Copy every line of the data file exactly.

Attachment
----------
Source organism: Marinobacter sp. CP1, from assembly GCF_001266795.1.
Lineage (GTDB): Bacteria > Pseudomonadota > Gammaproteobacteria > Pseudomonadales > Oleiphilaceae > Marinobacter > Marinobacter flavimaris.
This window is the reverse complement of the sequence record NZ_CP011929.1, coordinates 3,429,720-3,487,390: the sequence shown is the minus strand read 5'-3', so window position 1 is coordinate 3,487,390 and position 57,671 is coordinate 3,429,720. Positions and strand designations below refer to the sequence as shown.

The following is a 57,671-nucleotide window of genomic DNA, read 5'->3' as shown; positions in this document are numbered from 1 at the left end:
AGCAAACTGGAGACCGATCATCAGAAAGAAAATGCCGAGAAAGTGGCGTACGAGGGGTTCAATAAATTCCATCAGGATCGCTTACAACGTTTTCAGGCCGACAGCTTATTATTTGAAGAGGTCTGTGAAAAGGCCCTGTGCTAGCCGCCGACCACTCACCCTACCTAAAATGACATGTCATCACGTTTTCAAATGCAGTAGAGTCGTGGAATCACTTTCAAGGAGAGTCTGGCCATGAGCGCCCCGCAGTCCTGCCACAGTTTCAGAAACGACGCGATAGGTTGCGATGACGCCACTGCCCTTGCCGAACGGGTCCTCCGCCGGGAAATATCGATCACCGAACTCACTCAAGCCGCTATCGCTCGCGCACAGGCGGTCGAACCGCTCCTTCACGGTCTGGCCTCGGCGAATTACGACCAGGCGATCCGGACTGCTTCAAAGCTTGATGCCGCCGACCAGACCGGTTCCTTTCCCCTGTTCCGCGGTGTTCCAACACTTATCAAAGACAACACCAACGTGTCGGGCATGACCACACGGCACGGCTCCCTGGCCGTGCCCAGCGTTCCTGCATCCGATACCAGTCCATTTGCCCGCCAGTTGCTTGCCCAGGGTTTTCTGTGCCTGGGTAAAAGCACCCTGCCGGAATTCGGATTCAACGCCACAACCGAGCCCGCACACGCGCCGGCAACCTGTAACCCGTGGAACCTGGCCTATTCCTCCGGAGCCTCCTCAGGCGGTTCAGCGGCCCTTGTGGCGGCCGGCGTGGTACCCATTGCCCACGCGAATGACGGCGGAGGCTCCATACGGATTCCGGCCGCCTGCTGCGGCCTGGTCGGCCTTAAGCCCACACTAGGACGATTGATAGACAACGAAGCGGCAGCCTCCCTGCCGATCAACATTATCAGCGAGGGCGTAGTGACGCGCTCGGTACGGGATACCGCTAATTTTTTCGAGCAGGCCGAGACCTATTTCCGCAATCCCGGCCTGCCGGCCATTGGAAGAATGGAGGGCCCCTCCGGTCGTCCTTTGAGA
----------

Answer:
Source organism: Marinobacter sp. CP1, from assembly GCF_001266795.1.
Lineage (GTDB): Bacteria > Pseudomonadota > Gammaproteobacteria > Pseudomonadales > Oleiphilaceae > Marinobacter > Marinobacter flavimaris.
This window is the reverse complement of the sequence record NZ_CP011929.1, coordinates 3,429,720-3,487,390: the sequence shown is the minus strand read 5'-3', so window position 1 is coordinate 3,487,390 and position 57,671 is coordinate 3,429,720. Positions and strand designations below refer to the sequence as shown.

The following is a 57,671-nucleotide window of genomic DNA, read 5'->3' as shown; positions in this document are numbered from 1 at the left end:
AGCAAACTGGAGACCGATCATCAGAAAGAAAATGCCGAGAAAGTGGCGTACGAGGGGTTCAATAAATTCCATCAGGATCGCTTACAACGTTTTCAGGCCGACAGCTTATTATTTGAAGAGGTCTGTGAAAAGGCCCTGTGCTAGCCGCCGACCACTCACCCTACCTAAAATGACATGTCATCACGTTTTCAAATGCAGTAGAGTCGTGGAATCACTTTCAAGGAGAGTCTGGCCATGAGCGCCCCGCAGTCCTGCCACAGTTTCAGAAACGACGCGATAGGTTGCGATGACGCCACTGCCCTTGCCGAACGGGTCCTCCGCCGGGAAATATCGATCACCGAACTCACTCAAGCCGCTATCGCTCGCGCACAGGCGGTCGAACCGCTCCTTCACGGTCTGGCCTCGGCGAATTACGACCAGGCGATCCGGACTGCTTCAAAGCTTGATGCCGCCGACCAGACCGGTTCCTTTCCCCTGTTCCGCGGTGTTCCAACACTTATCAAAGACAACACCAACGTGTCGGGCATGACCACACGGCACGGCTCCCTGGCCGTGCCCAGCGTTCCTGCATCCGATACCAGTCCATTTGCCCGCCAGTTGCTTGCCCAGGGTTTTCTGTGCCTGGGTAAAAGCACCCTGCCGGAATTCGGATTCAACGCCACAACCGAGCCCGCACACGCGCCGGCAACCTGTAACCCGTGGAACCTGGCCTATTCCTCCGGAGCCTCCTCAGGCGGTTCAGCGGCCCTTGTGGCGGCCGGCGTGGTACCCATTGCCCACGCGAATGACGGCGGAGGCTCCATACGGATTCCGGCCGCCTGCTGCGGCCTGGTCGGCCTTAAGCCCACACTAGGACGATTGATAGACAACGAAGCGGCAGCCTCCCTGCCGATCAACATTATCAGCGAGGGCGTAGTGACGCGCTCGGTACGGGATACCGCTAATTTTTTCGAGCAGGCCGAGACCTATTTCCGCAATCCCGGCCTGCCGGCCATTGGAAGAATGGAGGGCCCCTCCGGTCGTCCTTTGAGA